10.2. Initiating Project Work
Your project plan has been approved, your project team is in place and you've gotten the official "ok" to proceed. Getting project work going and monitoring its progress is your next step. The purpose of all the planning you've done is to be able to control your project once work gets underway. Control is the process of comparing where you are to where you were supposed to be so you can make corrections as you go. It's like driving a car. If you're in control of the car (driver), you use the accelerator, brake pedal, and steering wheel to make small corrections as you go so that you stay in your lane heading in the direction you decided to go. You speed up, slow down, or stop as needed to stay in the flow of traffic, to avoid hazards, and to arrive safely at your destination. You may occasionally alter your original course because of road construction or a major delay en route. Maintaining control of your project is a similar process that will require you to speed up, slow down, swerve or stop from time to time in order to drive your project to successful completion.
10.2.1. Start of Work Announcement
Though you may have already held a project kick-off meeting to get your project team together and aligned, you should hold a meeting to mark the start of project work with your team. You should review project processes and procedures, clarify next steps, and review first deliverables and milestones with the team. In addition, you should send out an announcement to your company or department that project work has commenced. This is a key communication that helps everyone know you are moving out of the planning stage and into the work stage (which counteracts those who complain that "all we ever do is plan, we never get anything done") and also lets people know that the resources they committed to this project will now be called upon. If your project relies on outside resources including equipment, vendors, or contractors, be sure to let them know the project has commenced. In some cases, you'll need to re-verify time estimates, bids, quotes, or lead times to ensure the numbers you're working with are still accurate.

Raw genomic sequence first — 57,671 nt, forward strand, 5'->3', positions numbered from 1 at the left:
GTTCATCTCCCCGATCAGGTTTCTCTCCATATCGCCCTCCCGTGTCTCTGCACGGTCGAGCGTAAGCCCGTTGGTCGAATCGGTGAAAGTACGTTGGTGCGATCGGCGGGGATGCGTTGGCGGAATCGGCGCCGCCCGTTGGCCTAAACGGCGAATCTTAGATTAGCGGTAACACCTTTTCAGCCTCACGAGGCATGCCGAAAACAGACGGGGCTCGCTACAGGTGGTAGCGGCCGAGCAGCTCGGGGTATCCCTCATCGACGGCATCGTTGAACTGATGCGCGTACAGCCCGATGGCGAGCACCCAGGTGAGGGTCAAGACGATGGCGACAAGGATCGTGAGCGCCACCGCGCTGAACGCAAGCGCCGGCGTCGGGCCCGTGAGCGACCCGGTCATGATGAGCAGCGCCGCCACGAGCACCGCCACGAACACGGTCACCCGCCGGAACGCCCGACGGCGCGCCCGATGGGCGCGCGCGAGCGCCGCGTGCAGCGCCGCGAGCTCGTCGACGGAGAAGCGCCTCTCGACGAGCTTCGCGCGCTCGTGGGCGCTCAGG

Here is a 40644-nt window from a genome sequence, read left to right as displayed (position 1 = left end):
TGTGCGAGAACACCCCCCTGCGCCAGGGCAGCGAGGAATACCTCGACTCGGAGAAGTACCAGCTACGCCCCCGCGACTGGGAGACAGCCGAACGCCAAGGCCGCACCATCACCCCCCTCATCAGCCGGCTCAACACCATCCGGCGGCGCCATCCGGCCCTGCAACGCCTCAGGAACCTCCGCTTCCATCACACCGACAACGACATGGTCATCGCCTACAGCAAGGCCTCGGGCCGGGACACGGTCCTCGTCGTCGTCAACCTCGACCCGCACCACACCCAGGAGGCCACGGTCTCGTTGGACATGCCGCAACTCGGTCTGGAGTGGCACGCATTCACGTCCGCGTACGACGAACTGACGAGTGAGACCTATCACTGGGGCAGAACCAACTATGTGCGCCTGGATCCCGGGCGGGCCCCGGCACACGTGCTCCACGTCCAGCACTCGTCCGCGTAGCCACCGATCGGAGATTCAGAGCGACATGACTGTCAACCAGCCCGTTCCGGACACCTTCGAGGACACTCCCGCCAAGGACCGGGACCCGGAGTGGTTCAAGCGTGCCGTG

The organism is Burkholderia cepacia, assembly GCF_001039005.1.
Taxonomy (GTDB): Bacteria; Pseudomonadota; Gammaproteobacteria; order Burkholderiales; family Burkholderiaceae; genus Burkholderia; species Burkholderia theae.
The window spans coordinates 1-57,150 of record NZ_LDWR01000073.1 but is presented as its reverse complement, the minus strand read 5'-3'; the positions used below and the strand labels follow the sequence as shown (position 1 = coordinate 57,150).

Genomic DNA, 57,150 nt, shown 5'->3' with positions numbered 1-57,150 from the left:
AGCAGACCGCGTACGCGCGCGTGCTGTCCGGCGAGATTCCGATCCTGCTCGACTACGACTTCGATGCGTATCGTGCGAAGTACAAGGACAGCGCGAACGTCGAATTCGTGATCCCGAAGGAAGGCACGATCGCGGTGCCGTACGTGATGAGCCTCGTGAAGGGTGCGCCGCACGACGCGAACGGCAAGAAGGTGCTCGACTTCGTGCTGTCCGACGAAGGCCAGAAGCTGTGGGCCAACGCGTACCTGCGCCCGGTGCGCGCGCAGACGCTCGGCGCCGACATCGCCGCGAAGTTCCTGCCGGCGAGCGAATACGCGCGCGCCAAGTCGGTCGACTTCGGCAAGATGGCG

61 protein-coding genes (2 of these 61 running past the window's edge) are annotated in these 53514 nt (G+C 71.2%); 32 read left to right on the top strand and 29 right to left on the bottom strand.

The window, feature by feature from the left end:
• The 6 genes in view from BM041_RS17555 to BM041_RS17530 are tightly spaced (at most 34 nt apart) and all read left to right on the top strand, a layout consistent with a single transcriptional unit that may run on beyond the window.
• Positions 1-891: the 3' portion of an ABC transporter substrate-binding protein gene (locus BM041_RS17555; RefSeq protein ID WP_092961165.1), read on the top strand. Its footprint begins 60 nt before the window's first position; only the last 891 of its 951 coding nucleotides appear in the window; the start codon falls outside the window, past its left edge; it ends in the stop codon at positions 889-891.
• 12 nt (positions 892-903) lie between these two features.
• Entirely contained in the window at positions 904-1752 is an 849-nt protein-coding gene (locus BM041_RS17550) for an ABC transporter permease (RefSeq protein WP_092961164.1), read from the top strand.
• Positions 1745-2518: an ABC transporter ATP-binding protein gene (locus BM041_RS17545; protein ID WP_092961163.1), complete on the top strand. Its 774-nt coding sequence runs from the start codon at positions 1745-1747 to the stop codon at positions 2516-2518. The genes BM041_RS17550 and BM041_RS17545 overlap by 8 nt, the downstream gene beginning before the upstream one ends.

This is a good time for team members to verify their own next steps and to ensure the resources they need for their first tasks are lined up and ready to go. Remind team members of when first status reports are due, review procedures for change and issue management, and ensure everyone knows how to update the status of their tasks (both schedule and budget) based on the project management system you're using (Microsoft Project, a Web-based PM tool, tasks in Microsoft Outlook, e-mail, etc.).
10.2.2. Implementation of Project Plan
The project should get off to a smooth start if your project plan is sound. Work should commence on initial tasks as scheduled. Your job as IT project manager, at this point, is to monitor and manage all the moving parts. You should check on project progress regularly. Your status reporting intervals should be frequent enough that big problems won't sneak up on you, but not so frequent as to drive your team crazy. You may need to adjust your status reporting interval once project work is underway to accommodate the actual needs of the team and the project. All work should proceed according to the project plan and it's important to make sure this happens right from the beginning. Starting out on the right foot helps the team learn and apply the project procedures and helps you verify that everyone is using those procedures. If you or your project team develops bad habits at the outset, your project is at greater risk.